Your Goals in Chess - Part 2
by GM Igor Smirnov

In the previous issue we’ve been talking about your past achievements and future goals in chess. I gave you 3 tasks:

1) Make a summary (analyze your chess progress in the past year).
2) Set your chess goals for the next year.
3) Think about the question “How to make your future training (progress) more effective than it was previously?”

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I hope that you have performed the first 2 items. Now you know what you want to achieve. Thus you can create a serious plan for your chess development.

There is one important point here however. It is not enough to train regularly. Do you remember Pareto’s principle? 80% of your efforts bring you 20% of results. You can spend a lot of time on chess and get very little progress. Unfortunately it happens with most chess players.

At the same time you have a great alternative: you can focus on those 20% of your efforts, which bring you 80% of results. Therefore your progress will be greater and faster.

Here we come to the 3rd item: “How to make your future training (progress) more effective than it was previously?” It is the key point for your future success/failure. Therefore let’s talk about it in more details.

Here is the answer:

You Should Imitate Successful Players.

It is a great mistake to try to find your own way. I’ll give you a specific example. You want to create a good opening repertoire. What do you do? You start thinking about it and you start testing different openings and so on.

However, it is a mistake! Thousands (maybe millions) of chess players have thought about it already. They have tested different openings. They spent many years on extensive training and practice. And they came to the final conclusion already. Now you can skip this long way and take the final conclusion immediately!

That’s why you do NOT need to think. You need to imitate successful experience.

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I’ve told you about an opening repertoire, but the same idea is right for other things as well.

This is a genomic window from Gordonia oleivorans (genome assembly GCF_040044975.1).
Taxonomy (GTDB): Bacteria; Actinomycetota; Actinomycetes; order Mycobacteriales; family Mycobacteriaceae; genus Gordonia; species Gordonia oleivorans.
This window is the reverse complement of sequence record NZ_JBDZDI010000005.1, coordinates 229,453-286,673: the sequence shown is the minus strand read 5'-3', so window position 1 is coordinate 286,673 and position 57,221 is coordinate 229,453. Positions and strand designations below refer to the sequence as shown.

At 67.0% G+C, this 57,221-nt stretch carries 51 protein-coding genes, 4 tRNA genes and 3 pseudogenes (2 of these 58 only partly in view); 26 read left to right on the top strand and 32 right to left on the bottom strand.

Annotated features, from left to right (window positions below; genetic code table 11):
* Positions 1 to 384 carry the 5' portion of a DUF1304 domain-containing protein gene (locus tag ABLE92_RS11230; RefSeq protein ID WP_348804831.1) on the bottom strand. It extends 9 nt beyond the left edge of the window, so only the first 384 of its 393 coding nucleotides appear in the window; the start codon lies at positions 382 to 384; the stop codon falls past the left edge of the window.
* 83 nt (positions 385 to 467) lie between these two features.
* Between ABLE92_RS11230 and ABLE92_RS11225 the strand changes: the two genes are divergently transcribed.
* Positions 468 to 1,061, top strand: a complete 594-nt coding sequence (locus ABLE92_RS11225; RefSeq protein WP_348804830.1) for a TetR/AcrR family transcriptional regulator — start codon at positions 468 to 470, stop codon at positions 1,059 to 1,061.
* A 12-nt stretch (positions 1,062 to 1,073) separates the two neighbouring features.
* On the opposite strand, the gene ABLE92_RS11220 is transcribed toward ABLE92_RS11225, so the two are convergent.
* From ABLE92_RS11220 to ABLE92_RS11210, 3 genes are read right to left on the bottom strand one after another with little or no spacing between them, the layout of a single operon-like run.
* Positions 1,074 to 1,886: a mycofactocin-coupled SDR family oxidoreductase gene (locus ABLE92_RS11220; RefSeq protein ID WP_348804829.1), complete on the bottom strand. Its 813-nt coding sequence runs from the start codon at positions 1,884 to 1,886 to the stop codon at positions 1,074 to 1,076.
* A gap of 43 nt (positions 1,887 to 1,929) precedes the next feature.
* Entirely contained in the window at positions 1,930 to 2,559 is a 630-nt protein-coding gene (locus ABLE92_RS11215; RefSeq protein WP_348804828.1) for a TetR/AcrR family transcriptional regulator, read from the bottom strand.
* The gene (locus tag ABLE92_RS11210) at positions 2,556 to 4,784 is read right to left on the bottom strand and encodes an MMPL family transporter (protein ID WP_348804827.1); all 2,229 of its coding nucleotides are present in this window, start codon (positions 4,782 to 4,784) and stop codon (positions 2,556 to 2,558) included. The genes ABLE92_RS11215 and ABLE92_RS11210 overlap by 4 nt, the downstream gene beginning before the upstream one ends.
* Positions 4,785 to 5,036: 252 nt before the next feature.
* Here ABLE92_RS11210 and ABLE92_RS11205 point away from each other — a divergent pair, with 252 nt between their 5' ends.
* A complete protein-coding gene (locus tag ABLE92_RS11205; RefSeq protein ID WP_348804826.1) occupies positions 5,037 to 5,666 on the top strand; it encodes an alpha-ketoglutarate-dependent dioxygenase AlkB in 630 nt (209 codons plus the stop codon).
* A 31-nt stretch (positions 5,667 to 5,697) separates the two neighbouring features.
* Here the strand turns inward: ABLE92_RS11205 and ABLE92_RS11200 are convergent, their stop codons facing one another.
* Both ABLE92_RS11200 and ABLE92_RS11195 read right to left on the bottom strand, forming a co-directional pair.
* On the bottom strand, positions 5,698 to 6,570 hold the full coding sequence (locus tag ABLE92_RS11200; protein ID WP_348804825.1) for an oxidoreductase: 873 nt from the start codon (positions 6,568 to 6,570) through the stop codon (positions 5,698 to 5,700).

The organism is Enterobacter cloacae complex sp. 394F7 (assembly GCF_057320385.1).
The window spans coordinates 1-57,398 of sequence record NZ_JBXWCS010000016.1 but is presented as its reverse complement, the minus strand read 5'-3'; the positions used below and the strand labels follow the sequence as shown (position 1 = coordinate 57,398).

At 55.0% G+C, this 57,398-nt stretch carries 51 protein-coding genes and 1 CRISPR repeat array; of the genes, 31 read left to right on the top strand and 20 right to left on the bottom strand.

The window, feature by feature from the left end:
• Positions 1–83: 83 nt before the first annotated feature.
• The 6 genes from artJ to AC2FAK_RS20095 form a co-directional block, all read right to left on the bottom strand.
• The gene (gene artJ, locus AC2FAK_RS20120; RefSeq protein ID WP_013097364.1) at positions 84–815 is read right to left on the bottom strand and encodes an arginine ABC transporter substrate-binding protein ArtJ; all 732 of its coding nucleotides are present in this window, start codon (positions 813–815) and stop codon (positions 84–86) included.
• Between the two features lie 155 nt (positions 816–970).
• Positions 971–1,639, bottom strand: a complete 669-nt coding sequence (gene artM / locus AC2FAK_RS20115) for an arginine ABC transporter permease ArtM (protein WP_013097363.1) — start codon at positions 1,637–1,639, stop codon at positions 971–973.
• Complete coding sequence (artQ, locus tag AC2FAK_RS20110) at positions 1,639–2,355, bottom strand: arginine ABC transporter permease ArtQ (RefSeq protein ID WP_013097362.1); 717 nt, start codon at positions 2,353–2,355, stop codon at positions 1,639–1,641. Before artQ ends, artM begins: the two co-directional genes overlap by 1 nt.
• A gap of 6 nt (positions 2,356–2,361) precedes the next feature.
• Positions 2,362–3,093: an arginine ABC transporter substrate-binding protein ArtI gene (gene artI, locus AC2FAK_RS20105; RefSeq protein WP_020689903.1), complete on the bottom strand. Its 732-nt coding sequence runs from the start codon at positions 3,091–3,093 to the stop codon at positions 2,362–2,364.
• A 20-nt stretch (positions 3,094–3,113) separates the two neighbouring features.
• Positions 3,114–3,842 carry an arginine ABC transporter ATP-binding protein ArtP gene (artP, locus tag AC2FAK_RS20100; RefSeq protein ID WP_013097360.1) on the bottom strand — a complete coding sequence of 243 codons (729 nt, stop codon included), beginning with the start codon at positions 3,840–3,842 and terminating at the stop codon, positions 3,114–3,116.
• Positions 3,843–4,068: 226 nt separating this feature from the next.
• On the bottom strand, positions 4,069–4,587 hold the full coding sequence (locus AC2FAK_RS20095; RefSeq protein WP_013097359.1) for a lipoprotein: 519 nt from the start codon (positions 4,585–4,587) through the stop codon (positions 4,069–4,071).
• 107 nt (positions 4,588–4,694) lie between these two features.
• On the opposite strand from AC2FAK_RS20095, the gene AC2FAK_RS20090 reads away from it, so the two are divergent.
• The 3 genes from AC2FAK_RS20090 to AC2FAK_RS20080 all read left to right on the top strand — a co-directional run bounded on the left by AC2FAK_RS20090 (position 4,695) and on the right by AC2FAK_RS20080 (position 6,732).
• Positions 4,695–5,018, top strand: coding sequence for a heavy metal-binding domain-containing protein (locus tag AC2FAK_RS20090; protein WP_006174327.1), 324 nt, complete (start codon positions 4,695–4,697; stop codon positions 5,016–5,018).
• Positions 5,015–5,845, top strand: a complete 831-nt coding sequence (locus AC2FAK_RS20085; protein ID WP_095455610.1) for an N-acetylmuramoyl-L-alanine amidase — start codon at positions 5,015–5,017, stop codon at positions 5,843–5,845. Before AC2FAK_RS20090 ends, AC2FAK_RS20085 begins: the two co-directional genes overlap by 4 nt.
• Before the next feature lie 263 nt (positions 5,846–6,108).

I can tell you that 95% of players have similar problems. Therefore your problems in chess are typical. A lot of players have experienced these problems; and some of them have found the solutions!

You don’t need to make all the mistakes by yourself. I’ll continue the example with an opening repertoire. Look at the top players. They all play the same opening lines; while every weak player has his own, unique, losing openings :)

You do not need to reinvent the wheel. It is not creativity; it is just stupidity. An importance of creativity is overvalued these days. Imitation is often simpler, faster and more effective.

Let me show you some customers’ feedback.

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I gained 237 points since starting your course in August. Thank you!!

Michel.

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In September of this year I bought your video courses, "Grandmaster Secrets", Grandmaster Openings Lab and Your Winning Plan. I took two of our pupils from the high school and taught them the principles I learned in your courses.

The result is Melvin won gold in the u/20 team. Breyton won silver in the u/18 team. It was the South African Junior Chess Championships. It is a prestiges national event for juniors in South Africa. This is the first time our children from Greenpoint won medals at the SAJCC.

It was always a dream of mine that we win medals at SAJCC. Can I take this opportunity of thanking you for sharing your knowledge with us, without you it would not be possible to have achieved all this success.

Loyd.

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I receive a lot of such e-mails regularly. A lot of customers report about 200-300 points rating increase in several months! Such results seem unbelievable. Do you know what the secret is? They don’t invent the wheel, but imitate successful experience instead.

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In the end I’d like to give you a task.

goals in chess

White: Kg1, Qb3, Rd1, Rf1, Bc4, Be1, Ne2, pawns:a4, b2, c2, e4, h2.
Black: Ke8, Qf3, Ra8, Rh7, Bc8, Be3, pawns: a7, b7, c6, e5, g5, h5.
White’s turn.

Your task is to find the right move and to calculate it until the end. Of course you should test yourself (not your computer).
You will get the answer below.



Regards,
GM Igor Smirnov

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